Saboteur (1942) Hitchcock’s exciting war-time suspense thriller stars Robert Cummings, on the run, after being wrongly accused of bombing a defense plant and killing his best friend. On the lame he meets a beautiful model (Priscilla Lane) who travels with him across the country trying to clear his name and stop a group of foreign agents determined to bring American to her knees. The film takes you on a whirlwind journey across the United States with stops at Boulder Dam, Radio City Music Hall, and for the film’s amazing climax atop the Statue of Liberty. This was Hitchcock’s first film featuring an All-American cast that includes supporting players Norman Lloyd, Otto Kruger, Alan Baxter, and Alma Kruger. Saboteur also features some very witty dialogue from the pen of literary legend, Dorothy Parker.

October 14, 2014
Shadow of a Doubt (1942) Alfred Hitchcock’s personal favorite of all his films is packed with heart-pounding suspense and truly amazing performances. When Uncle Charlie (Joseph Cotton) visits his sister’s family in Santa Rosa, his niece and namesake “Young Charlie” (Teresa Wright) begins to suspect that he may be the “Merry Widow Murderer,” wanted by the authorities hot on his trail. As Young Charlie’s suspicions about her uncle prove to be true, she has a tough decision to make. Will she report her uncle to the detectives that are tailing him or will she let him get away with murder? With a unique mixture of charm and menace, Cotton’s characterization is one of the creepiest in the history of film. Considered Hitchcock’s first great American film, it features an extraordinary supporting cast that includes, MacDonald Carey, Patricia Collinge, Henry Travers, Wallace Ford, and Hume Cronyn, in his very first screen role. Shadow of a Doubt also has the distinction of being the only film Hitchcock made on location.

November 11, 2014
Lifeboat (1944) A remarkable tale of survival at sea from the Master of Suspense. After their ship is sunk by a German U-boat, eight people struggle to survive, in an overcrowded lifeboat. based on a story by John Steinbeck, this Hitchcock classic keeps you on the edge of your seat for the film’s entire 96 minute run time. The movie stars the legendary Talluhah Bankhead, supported by William Bendix, Walter Slezak, Mary Anderson, John Hodiak, Canada Lee, and Hume Cronyn. And you will be amazed at how Hitchcock makes his ubiquitous cameo!

January 13, 2015
Spellbound (1944) The Master’s first collaboration with star Ingrid Bergman is an intriguing look into the “secret recesses of the mind” as described by the New York Herald Tribune’s review. Bergman plays Dr. Constance Peterson, a dedicated psychiatrist who puts her career on the line when she falls in love with Dr. Edwardes (Gregory Peck). Is Dr. Edwardes an impostor, pretending to be someone he is not in order to avoid arrest for a cold-blooded murder? Or is he a victim of some horrible event from his past that threatens to destroy him? Produced by David O. Selznick, Spellbound is a stylish and complex love story, featuring standout performances from Bergman and Peck. The dream sequences designed by artist Salvidor Dali are hauntingly beautiful, as is the film’s score by Milos Rozsa (Ben-Hur).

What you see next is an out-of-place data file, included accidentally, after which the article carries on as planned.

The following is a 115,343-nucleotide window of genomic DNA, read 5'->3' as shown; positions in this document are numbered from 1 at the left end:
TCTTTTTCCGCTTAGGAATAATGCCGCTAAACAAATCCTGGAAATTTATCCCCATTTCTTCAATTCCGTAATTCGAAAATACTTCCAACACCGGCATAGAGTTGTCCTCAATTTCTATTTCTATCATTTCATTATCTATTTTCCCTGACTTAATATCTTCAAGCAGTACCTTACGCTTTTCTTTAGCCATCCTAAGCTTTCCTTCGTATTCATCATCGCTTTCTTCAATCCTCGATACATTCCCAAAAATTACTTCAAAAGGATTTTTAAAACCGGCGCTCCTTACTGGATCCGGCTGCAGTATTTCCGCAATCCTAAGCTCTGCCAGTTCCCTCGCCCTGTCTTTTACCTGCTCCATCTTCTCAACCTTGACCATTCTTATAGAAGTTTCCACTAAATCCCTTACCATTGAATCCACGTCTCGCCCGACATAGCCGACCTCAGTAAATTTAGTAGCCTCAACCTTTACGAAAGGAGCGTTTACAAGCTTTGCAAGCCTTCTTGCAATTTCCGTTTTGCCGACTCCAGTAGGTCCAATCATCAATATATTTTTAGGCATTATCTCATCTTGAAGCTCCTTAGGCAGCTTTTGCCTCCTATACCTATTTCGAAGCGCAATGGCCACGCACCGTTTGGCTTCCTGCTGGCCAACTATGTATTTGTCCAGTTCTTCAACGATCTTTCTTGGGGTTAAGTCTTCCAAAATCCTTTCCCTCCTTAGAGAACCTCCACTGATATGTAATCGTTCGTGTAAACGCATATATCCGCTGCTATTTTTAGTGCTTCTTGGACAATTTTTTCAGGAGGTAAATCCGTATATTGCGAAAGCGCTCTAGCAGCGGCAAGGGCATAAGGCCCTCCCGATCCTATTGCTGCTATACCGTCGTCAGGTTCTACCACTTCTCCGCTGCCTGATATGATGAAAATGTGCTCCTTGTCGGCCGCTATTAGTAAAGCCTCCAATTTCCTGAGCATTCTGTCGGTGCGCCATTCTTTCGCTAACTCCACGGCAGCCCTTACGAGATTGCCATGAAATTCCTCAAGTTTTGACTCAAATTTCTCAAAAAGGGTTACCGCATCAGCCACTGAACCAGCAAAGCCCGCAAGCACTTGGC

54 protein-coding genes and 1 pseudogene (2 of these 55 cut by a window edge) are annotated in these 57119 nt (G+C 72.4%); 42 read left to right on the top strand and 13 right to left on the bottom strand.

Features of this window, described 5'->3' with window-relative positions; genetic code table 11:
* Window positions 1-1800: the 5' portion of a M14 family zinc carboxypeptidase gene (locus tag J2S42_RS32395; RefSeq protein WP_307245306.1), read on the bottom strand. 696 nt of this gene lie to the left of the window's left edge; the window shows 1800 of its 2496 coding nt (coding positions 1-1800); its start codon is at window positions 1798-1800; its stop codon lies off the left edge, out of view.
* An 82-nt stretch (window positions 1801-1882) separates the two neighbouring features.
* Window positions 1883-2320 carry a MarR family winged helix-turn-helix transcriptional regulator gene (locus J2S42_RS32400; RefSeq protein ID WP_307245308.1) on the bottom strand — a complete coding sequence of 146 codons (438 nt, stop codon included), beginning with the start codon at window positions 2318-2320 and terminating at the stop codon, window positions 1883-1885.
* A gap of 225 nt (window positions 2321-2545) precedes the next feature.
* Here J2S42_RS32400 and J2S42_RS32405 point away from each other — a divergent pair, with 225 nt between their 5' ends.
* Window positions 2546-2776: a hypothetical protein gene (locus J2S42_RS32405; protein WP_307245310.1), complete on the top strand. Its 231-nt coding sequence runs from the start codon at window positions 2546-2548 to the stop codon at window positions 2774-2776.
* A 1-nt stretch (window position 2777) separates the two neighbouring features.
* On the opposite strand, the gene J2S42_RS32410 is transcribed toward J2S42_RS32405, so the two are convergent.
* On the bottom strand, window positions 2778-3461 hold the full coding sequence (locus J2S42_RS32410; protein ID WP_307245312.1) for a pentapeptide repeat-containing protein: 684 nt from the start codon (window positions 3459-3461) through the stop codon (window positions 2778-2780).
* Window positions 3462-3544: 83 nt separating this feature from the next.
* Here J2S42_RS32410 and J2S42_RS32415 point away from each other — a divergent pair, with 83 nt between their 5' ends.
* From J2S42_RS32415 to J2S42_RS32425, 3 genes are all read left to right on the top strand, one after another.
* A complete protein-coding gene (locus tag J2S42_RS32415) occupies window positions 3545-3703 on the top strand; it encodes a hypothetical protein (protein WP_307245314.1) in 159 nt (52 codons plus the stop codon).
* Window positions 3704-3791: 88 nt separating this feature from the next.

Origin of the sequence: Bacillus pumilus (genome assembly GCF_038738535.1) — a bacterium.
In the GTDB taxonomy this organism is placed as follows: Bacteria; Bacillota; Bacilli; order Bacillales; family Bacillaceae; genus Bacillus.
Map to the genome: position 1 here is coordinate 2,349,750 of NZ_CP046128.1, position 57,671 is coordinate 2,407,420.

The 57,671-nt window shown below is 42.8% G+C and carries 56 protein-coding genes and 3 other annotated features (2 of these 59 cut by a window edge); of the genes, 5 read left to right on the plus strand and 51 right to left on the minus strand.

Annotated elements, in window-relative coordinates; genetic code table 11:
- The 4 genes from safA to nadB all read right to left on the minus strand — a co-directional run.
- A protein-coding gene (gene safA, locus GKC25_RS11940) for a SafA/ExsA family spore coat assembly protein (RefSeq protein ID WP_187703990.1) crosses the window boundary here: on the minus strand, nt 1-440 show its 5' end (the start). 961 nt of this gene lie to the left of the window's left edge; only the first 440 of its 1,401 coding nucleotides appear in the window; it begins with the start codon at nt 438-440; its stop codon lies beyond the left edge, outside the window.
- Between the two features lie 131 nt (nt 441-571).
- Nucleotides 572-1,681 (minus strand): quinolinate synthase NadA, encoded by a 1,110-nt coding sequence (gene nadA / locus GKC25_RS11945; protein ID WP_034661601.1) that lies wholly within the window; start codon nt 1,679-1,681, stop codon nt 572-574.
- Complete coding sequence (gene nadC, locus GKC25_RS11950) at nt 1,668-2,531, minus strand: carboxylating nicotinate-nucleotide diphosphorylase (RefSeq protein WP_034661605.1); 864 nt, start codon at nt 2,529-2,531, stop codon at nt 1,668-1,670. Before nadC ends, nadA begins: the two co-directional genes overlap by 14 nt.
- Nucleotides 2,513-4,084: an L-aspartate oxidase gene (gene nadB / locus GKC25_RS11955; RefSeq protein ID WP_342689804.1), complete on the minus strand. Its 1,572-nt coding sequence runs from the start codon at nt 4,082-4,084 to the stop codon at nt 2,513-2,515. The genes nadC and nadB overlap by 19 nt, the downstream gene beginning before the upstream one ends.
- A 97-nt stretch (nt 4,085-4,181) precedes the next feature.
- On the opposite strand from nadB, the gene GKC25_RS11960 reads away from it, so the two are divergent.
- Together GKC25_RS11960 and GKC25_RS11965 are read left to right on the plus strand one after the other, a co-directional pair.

February 10, 2015
Notorious (1946) This may be Hitchcock’s most complex love story, starring two of the Master’s favorite movie stars: Cary Grant and Ingrid Bergman. Besides being physically beautiful, Bergman and Grant give standout performances. Grant plays an American agent in search of a band of Nazis who have settled in post-war Rio. Berman plays Alicia Huberman a women with a somewhat sordid past who is enlisted by Grant to help him trap Alex Sebastian (Claude Rains), the leader of Rio’s Nazi ring. Devlin’s feelings for Alicia change drastically when he finds out that Alex has asked her to marry him. But have his feelings really changed or is he frustrated by his powerlessness when things get increasingly dangerous for Alicia? Featuring brilliant performances from Rains and Leopoldine Konstantin, as Alex’s mother—perhaps the most diabolical of all Hitchcock’s mothers—Notorious’s suspense just never lets up.

If you love classic cinema, you should join the Chicago Film Club. It’s free to join. You'll get updates on all the movie screenings. Come share your love of the movies; it’s fun!

Daystar Center located at 1550 S. State St. works through a grassroots network of collaborations and partnerships with individuals and other nonprofit organizations. Through this web, they’re able to provide educational, cultural, and civic activities that enrich and empower their clients, guests, and community members. To learn more about classes and events offered at the Daystar Center, please visit their Web site.